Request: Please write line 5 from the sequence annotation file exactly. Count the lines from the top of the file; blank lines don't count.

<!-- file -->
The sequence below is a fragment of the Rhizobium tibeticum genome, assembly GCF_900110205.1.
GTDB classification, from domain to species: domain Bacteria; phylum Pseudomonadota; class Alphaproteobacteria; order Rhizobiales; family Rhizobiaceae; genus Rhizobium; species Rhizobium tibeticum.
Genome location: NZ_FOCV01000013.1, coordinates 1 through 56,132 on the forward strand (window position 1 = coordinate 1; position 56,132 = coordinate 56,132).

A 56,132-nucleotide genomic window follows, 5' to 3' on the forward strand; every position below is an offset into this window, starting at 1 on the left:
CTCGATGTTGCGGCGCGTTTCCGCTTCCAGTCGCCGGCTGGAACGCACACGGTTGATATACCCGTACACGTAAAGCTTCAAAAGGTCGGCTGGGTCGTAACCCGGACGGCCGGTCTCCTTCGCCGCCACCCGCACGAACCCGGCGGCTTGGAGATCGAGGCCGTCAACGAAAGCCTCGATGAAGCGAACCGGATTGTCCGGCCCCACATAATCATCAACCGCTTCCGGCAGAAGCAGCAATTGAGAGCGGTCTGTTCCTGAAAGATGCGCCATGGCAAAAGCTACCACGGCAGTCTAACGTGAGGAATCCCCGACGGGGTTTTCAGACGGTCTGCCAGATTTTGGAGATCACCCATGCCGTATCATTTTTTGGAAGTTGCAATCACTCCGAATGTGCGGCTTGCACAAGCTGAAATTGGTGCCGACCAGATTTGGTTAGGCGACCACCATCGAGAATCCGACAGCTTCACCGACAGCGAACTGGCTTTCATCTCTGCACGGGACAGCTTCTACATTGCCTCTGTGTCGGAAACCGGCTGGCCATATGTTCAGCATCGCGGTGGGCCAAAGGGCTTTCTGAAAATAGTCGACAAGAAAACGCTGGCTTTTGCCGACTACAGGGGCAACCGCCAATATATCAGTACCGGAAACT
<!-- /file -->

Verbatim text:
CTCGATGTTGCGGCGCGTTTCCGCTTCCAGTCGCCGGCTGGAACGCACACGGTTGATATACCCGTACACGTAAAGCTTCAAAAGGTCGGCTGGGTCGTAACCCGGACGGCCGGTCTCCTTCGCCGCCACCCGCACGAACCCGGCGGCTTGGAGATCGAGGCCGTCAACGAAAGCCTCGATGAAGCGAACCGGATTGTCCGGCCCCACATAATCATCAACCGCTTCCGGCAGAAGCAGCAATTGAGAGCGGTCTGTTCCTGAAAGATGCGCCATGGCAAAAGCTACCACGGCAGTCTAACGTGAGGAATCCCCGACGGGGTTTTCAGACGGTCTGCCAGATTTTGGAGATCACCCATGCCGTATCATTTTTTGGAAGTTGCAATCACTCCGAATGTGCGGCTTGCACAAGCTGAAATTGGTGCCGACCAGATTTGGTTAGGCGACCACCATCGAGAATCCGACAGCTTCACCGACAGCGAACTGGCTTTCATCTCTGCACGGGACAGCTTCTACATTGCCTCTGTGTCGGAAACCGGCTGGCCATATGTTCAGCATCGCGGTGGGCCAAAGGGCTTTCTGAAAATAGTCGACAAGAAAACGCTGGCTTTTGCCGACTACAGGGGCAACCGCCAATATATCAGTACCGGAAACT